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  March 21, 2010

What happened to health care reform?

A collection of TRNN stories on the fight to reform US health care system
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Donna Smith is a community-based journalist, organizer and legislative advocate for National Nurses United and the California Nurses Association and for the single-payer, Medicare for all reform.

Dr Mandy Cohen Executive Director of Doctors for America and a primary care physician. Prior to joining Doctors for America, Dr. Cohen was the Deputy Director of Comprehensive Women’s Health at the Department of Veterans Affairs in Washington DC. Dr. Cohen received her medical degree from Yale University.


PAUL JAY, SENIOR EDITOR, TRNN: Welcome back to The Real News Network. I'm Paul Jay in Washington. Joining us again to talk about health-care reform are Donna Smith—she's with the National Nurses United and the California Nurses Association—and Doctor Mandy Cohen. She's executive director of Doctors for America. And just to remind you, if you didn't see the first segment, which you really should before you watch the second segment, but just in case, we're having a conversation about health-care reform. Both my guests are for health-care reform. And we're going to talk about how the heck did we get here, because if you go back to when President Obama was elected, and not far from here, there were I don't know how many hundred thousand people cheering for change we can believe in, and it wasn't so long ago. So what happened?

DONNA SMITH, NATIONAL NURSES UNITED, CALIFORNIA NURSES ASSOCIATION: Well, that's a wonderful question. I'm betting they're asking themselves that sometimes, those who are looking at the political falling-out of the last year. What's interesting to me is they just didn't trust how much support there was for real significant change in this country. I think that they—you know, to President Obama's credit, he wanted to reach out to the other side of the aisle and have this great attitude of bipartisanship. But that's not what the American people elected when they elected him. They really wanted change, significant change. We had seen eight years of the status quo in this country and real problems for American families and workers and people trying to secure health care, and they really gave a mandate for a big change.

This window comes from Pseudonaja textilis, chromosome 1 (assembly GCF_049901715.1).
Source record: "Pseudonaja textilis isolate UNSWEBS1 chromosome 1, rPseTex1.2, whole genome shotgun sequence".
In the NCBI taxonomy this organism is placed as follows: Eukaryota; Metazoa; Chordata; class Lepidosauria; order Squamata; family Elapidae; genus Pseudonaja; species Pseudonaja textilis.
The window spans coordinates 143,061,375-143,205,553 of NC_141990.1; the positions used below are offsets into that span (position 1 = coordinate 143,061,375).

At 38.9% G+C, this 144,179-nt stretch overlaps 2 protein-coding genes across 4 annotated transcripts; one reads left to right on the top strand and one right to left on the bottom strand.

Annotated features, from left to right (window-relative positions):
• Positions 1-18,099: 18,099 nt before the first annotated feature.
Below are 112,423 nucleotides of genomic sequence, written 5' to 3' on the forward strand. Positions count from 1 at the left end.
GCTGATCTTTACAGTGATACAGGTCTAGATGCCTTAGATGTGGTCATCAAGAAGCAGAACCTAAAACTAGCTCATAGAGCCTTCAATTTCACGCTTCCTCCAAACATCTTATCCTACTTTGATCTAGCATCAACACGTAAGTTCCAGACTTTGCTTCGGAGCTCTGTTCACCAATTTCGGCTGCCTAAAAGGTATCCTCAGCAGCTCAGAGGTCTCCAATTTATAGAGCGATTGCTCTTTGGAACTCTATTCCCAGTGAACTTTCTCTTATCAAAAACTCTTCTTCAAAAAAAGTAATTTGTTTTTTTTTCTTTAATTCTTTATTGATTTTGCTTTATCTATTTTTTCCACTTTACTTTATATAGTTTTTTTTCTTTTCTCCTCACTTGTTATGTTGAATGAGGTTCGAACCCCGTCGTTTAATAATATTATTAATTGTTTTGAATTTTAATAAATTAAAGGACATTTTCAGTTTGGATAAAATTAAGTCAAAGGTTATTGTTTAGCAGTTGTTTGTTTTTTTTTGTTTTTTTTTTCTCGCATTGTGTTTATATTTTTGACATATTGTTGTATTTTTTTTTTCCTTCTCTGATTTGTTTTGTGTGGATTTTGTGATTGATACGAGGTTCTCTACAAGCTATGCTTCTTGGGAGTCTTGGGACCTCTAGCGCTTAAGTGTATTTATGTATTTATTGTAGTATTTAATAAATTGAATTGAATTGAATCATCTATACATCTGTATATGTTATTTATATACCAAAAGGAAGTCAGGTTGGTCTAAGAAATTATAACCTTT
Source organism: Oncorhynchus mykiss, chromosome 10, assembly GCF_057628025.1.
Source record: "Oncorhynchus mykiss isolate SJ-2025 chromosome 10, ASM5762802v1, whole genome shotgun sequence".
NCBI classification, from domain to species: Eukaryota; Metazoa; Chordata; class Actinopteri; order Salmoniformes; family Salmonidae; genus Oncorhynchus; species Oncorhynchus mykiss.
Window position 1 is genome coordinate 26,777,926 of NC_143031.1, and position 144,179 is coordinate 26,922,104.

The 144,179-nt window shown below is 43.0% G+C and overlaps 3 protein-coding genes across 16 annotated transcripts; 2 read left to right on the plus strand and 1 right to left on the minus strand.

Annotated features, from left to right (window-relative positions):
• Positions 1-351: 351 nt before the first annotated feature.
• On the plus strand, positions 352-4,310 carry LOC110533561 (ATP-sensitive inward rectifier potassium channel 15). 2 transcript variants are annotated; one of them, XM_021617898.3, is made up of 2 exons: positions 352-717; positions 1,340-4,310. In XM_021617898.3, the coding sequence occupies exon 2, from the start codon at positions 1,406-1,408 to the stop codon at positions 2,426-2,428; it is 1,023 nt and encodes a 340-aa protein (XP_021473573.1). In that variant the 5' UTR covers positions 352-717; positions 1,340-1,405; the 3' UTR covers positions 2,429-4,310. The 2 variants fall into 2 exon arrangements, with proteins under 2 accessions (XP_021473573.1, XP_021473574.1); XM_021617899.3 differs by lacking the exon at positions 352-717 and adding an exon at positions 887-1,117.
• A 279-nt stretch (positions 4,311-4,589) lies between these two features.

JAY: Well, is it possible that the person that didn't believe in change we can believe in was President Obama?

SMITH: I don't believe that, though. Maybe I should be more cynical, and maybe folks who watch this on the left will say, "Oh my gosh, I can't believe that Donna really has any belief that President Obama has a deeper vision for this country," but I want to believe that he does, still, and I think most people still want to believe that he does. I think you get into the Washington mentality where you want to act with members of Congress like you're going to act in concert with them and get things done, and what he didn't estimate well—I think what his team didn't estimate well for him is how much support he had from the American people for making really significant change and doing it relatively quickly. I think they launched into this "We're going to have everybody's input." They heard a little bit of clamoring from this tea party right wing, very right-wing conservative, a little clamoring from those people. The mainstream media elevated that to a very large degree over and above what the millions of Americans who wanted significant health-care reform were saying. And all of a sudden we have this move to really tamp down on what we're doing with health-care reform—a real mistake.

JAY: I don't understand some of the loss on the PR front. My sister-in-law is a pediatric neurosurgeon in West Virginia, and she has a practice where people are coming from, you know, the hills of West Virginia, bringing their kids with brain tumors and other kinds of problems, and she gets phone calls saying, "I can't bring my kid for the appointment today, 'cause I can't fill up the gas tank; and when I can afford to put the gas, I'll make another appointment." And she's quite sure these people are voting Republican. And when she asked, are you—talks about health-care reform, well, then they say, "Well, I don't want to lose Medicaid." And they're convinced they're going to lose Medicaid. When you have the pulpit of the presidency, and, you know, maybe you don't have Fox, but you've got the rest of the media to talk through, how do they lose this propaganda war?